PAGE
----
After speaking with numerous sales people and installers about the front LT system, it is remarkable for the diverse opinions individuals have on these systems and components. I will list them below as applying to my 2006 4x4 Tacoma, and perhaps you can comment on them. Perhaps, there are others owners of LT systems in TacomaWorld that would comment from personal experience:

    Camburg uses 1.25" Uniballs which articulate more than 1" Uniballs allowing for a stated 14" of useable travel. The lower A-arms use Uniballs as opposed to bushings with zirks. One can also upgrade to Heim attachments on the upper A-arms. What I have heard is that the 14" useable travel is exaggerated because the wheel will impact the fender-well before the 14"" of travel is used up on compression. As an aside, I have been told that stated travel numbers tend to be suspect since it is a primary sales metric in customer decisions. Furthermore, I have been told that, due to the lack of bushings on the lower A-arms, much more road and mechanical noise is heard by the driver, and more vibration transferred through the steering. I have been this is particularly annoying when using front by-pass shocks since the valve clicking is prominantly heard in the cab with this arrangement. On the flip side, the Uniball and Heim components would appear to be stronger and more reliable over a longer service life. Notwithstanding, Uniballs apparently do wear, primarily due to exposure to grit, but do not require lubrication and would likely last longer than the bushings.

    Total Chaos offers a system similar to Camburg, but with 1" uniballs yielding a stated 13" of travel for a 4x4 Tacoma. TC has chosen bushings with zirks on the lower and upper A-arm with Heims as an option on the upper A-arms. Here I have been told that this system produces less road noise and vibration - another said that the bushings make squishy sounds, and it seems less tight. Comments have been made that the TC system, due to the bushings, present alignment issues, conversely the Camburg system does not. Everyone obviously feels strongly about their products, but there are differences and trade-offs. I am looking to learn those differences and trade-offs so the project's expectations are realized and there are no surprises.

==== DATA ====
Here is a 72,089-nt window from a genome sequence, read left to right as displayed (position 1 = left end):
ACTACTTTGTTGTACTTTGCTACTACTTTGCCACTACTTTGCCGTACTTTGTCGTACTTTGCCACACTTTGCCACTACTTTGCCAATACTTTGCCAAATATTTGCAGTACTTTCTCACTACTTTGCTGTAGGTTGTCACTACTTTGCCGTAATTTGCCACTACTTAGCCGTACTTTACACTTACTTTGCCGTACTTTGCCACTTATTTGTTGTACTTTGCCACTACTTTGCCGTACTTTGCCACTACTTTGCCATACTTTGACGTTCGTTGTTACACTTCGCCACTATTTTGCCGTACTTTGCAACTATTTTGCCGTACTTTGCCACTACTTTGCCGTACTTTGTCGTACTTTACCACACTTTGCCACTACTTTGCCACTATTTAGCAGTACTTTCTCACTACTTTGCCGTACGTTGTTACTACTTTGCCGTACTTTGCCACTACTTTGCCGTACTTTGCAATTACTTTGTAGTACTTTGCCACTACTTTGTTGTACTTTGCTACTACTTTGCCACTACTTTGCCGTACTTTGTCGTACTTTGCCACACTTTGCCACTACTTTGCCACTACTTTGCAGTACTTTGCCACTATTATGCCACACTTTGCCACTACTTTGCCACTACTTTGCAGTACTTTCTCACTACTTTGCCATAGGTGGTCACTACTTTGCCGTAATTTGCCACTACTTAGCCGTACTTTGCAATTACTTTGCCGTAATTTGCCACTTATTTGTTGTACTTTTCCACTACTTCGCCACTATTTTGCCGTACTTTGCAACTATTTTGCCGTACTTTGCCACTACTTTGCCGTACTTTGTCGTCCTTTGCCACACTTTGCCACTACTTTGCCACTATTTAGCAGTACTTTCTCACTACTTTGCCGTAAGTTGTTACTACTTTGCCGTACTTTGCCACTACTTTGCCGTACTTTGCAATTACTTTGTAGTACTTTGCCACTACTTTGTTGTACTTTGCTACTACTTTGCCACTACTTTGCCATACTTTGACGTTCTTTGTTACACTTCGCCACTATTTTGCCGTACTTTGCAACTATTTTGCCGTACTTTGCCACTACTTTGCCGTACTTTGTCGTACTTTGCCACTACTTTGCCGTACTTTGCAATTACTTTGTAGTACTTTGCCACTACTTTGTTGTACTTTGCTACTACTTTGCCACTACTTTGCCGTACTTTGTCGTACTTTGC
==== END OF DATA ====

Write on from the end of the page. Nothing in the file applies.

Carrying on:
Another issue which seems somewhat controversial concerns shock manufacturers. I have been using King (PreRunner line) for some time, and although their performance is excellent, I've not been so happy with other aspects. The rods are showing some oxidation (live near the ocean), the seals show slight weepage, and the hose connection to the shock body is not the best design. I have been told Fox uses the same quality race seals on all their units, unlike King which uses different seals for the racing line and the PreRunner shock lines. I have been told that Fox uses Stainless Steel rods (not confirmed) as opposed to a heavy plated rods as King does. The hose connection is superior on the Fox. I also understand Fox uses Eibachs springs which, I am told, are superior to in-house/proprietary coil springs. I would be interested to learn from others what their experiences and thoughts are on these units. I anticipate using, per side, on the LT front one 2.5" coilover (8" stroke) with a 600 lb spring, and one 2.5" by-pass shock (8" stroke).

    Clearly, the rear on the Tacoma needs more work than the front suspension system. I am considering a DMZ built 16-17" LT rear system using 18" bypass shocks and bumpstops. DMZ fabricates an intelligently designed perimeter frame for mounting the LT shocks through the rear bed which infringes minimally on the bed area allowing for an estimated 85-90% usage of the payload area on a short bed. Usage of the bed for payload is essential, since I do quite a bit of remote camping. I still need to look into the Engage system which, I gather from your LT outline, allows full use of the bed.

    Has anyone had actual problem with motor mounts cracking on the 2006 Tacoma 4x4s?

    Finally, does anyone know of an improved brake system/solution for the front and rear of the 05+ Tacomas that would be compatable with the LT system, particularly the front brakes. With all do respect to Toyota, the front brakes are less than confidence inspiring. That is irrespective of he ABS system which I will be rewiring with an on/off switch.

    Any comments regarding off-road lighting: HID vs. halogen, Hella vs. PIAA vs. etc.??? That would be welcome also.

    Any and all constructive comments from the Tacoma fraternity would be greatly appreciated and in as much detail as you care to write.

    Thank you,

    Single6